Anton Chekhov Award for Very Short Fiction 2020 – Second Runner Up
My grandmother in Oak Ridge, Tennessee, 1943, when they were building an atomic bomb
Lucy arrived into a city of clattering. Metal on metal on packed dirt on rail ties on muddy standing water on boardwalks on cement on flesh on leather on canvas on metal on metal on earth. She came in on the train, and the trains all ran out empty, their insides shaking voids. She waited for buses that rattled to the curbs, and when they came, the men appeared from houses and shacks and huts and tents and crowded in around her. There were buildings and machines and men everywhere, sprung up, noisy, from the quiet land. Women moved in groups that were like waves, crashing just before the lunch hour, a flow of voices and movement, retreating at one o’clock. She joined them in the mornings, and again at four pm, a riotous processional. She waited with them for the bathroom sink, for the breakfast plates, for the post office box, for the grocery cashier. Some of them she learned the faces of, and some she learned the names of, and some she talked with and befriended and loved. Others were mysteries forever. Most she never really noticed. From the dormitories and the cafeterias an intermittent commotion rose, a shuttling-between sound, a waiting-in-line din. The sounds of an invisible factory, producing the workers to man it.
The bulldozers came and churned up the earth, and everything was wet and heavy. Water hung in the air and pooled in the streets—malarial and warm. Lucy felt her hair fall flat and greasy across her forehead. She woke up sweating—sweat on the sheets. Someone was always in the shower down the hall, and she always thought it was rain falling, and she always woke up glad because she thought the rain would take down the humidity, would tamp the water down into the earth. But it was always only the shower running, and even when it did rain, the water sat on top of the mud, slowly sizzling up around her calves when the sun came out. Like walking in a low fog. Like a meadow at dawn. You might as well be wading, as wet as you get just walking to the school and home again.
Inside the school it was noisiest of all. The children could never seem to calm; they whipped around themselves like little cyclones, all lank hair and dirty hands and growth-paining limbs, little dust devils, always gaining speed and blurring off into hysterics. They cried at nothing, laughed at her. Totally uncontrollable more than half the time. She didn’t blame them, though she did not forgive them either. There was no peace to be had in the town, no soothing for their rubbed-raw nerves. Always the construction crews yelling and clanging just outside the thin walls, always their parents working overnight shifts and returning home, stumbling-tired at dawn. Always the laughing voices in the street—young people joking and dancing through a world not meant for children’s ears. Children require insulation, and here everyone was so exposed.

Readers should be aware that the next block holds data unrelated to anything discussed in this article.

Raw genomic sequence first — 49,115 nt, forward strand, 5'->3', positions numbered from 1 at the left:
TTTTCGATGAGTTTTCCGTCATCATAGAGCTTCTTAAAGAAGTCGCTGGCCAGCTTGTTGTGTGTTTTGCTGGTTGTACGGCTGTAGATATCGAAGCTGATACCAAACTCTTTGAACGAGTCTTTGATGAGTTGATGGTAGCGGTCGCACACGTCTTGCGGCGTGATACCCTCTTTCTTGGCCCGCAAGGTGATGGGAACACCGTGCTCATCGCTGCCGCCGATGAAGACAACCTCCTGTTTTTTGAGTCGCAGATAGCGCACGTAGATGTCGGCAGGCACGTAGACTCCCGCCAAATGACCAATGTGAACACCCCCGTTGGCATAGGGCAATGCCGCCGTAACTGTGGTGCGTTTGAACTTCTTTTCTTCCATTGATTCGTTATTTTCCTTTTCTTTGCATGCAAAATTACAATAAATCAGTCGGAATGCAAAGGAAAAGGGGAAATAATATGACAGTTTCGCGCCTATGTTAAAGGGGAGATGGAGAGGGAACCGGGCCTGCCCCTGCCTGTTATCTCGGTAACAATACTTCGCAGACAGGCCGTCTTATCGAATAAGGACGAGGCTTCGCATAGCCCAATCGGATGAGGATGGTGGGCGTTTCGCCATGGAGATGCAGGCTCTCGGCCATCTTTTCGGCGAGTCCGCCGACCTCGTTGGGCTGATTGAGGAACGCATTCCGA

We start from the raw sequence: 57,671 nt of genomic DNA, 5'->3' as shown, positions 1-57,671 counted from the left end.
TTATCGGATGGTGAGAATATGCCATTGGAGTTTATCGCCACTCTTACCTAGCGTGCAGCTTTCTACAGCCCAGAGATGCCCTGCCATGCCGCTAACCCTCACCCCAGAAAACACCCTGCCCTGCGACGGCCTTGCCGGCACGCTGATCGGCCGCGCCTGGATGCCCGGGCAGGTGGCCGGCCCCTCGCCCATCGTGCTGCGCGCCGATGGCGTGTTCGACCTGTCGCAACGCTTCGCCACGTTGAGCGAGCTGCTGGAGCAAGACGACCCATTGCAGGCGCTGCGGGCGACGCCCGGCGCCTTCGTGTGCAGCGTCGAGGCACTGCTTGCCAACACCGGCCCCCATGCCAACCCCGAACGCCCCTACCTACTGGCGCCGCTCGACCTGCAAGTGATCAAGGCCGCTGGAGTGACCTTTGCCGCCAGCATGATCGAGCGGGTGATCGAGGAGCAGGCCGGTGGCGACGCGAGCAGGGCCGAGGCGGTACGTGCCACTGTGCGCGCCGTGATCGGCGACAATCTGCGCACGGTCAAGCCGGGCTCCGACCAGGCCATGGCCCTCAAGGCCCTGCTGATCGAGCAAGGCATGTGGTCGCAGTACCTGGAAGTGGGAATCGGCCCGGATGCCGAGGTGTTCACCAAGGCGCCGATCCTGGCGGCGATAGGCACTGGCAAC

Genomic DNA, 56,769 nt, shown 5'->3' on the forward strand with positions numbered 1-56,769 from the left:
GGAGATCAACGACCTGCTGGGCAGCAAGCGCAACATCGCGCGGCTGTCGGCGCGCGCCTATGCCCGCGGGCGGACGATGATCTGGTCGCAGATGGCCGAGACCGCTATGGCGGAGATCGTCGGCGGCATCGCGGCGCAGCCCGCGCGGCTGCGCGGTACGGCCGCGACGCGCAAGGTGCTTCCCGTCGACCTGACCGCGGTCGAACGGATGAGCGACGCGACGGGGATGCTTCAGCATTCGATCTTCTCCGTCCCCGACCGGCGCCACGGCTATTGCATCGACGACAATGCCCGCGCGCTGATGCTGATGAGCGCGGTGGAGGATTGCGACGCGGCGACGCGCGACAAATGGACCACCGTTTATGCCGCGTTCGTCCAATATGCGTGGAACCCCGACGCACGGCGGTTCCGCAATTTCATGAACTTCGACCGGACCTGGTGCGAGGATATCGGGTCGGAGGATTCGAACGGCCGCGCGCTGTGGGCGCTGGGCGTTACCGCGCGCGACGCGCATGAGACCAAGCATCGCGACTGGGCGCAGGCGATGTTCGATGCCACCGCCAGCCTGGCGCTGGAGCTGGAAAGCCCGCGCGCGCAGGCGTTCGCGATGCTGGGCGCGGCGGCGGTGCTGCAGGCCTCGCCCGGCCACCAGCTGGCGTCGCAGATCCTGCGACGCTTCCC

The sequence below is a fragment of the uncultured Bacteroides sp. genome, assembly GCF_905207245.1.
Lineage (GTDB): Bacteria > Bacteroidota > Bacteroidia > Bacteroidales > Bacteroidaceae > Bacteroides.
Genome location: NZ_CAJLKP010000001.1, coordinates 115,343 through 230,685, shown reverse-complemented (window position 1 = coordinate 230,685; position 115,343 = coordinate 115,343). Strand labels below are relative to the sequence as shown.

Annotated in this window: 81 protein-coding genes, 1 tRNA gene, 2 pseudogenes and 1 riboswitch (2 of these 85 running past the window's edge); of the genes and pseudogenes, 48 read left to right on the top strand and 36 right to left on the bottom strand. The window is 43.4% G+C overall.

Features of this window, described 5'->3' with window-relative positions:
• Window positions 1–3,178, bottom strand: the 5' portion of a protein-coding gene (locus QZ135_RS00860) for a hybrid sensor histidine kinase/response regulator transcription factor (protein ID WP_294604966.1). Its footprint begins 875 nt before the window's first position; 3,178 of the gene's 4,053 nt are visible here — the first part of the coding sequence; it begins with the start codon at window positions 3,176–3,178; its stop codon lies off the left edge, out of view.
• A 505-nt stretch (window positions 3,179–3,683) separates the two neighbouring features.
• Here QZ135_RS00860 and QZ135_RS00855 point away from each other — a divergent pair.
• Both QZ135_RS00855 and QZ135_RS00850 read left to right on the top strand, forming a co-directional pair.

Here was a city of endless exposures, of uncomfortable proximities, intrusions and stripping bare. Here there was no hiding, no avoiding, only a constant, rattling being-with. Here there was always noise and light and voices and movement and sensation. Close quarters. Sudden intimacies. Here you were pulled open to let the world flow in and out. Everyone else’s voices flowing in and out. Here you could alter or blend, abandon or transform, and who would be the wiser? You could become indistinguishable, selfless. What better place to hide a secret than in the midst of so many revelations?
But the machines were quiet in their concrete cages. Thick walls muffled their work. And Lucy did not know what they were doing in those rooms she could not enter. She wondered some—not as much as you might think.
At night there were many voices—laughing or yelling or urging each other to speak up, speak up over the music. Horns and fiddles and guitars and sometimes even a banjo twanging. Good old Tennessee stuff, some of the voices would say to her. Local color. As if the place was old. As if the place was anywhere except a locus of new noises pounding through the hills. She smiled at the men who said this. She smiled and smiled at everyone she met, because she was a part of this new place with them, and they were a new people together. The hills were old, but they made no noises and gave nothing of themselves to this new place and its people. They all walked home along the hills, men’s and women’s voices echoing.
Emily Kiernan is the author of a novel, Great Divide (Unsolicited Press). Her work has appeared in American Short Fiction, Pank, The Collagist, Quarterly West and other journals. She is a prose editor at Noemi Press and a fiction editor at Rivet: The Journal of Writing that Risks. She lives in Pittsburgh with her man and her dog. More information can be found at emilykiernan.com.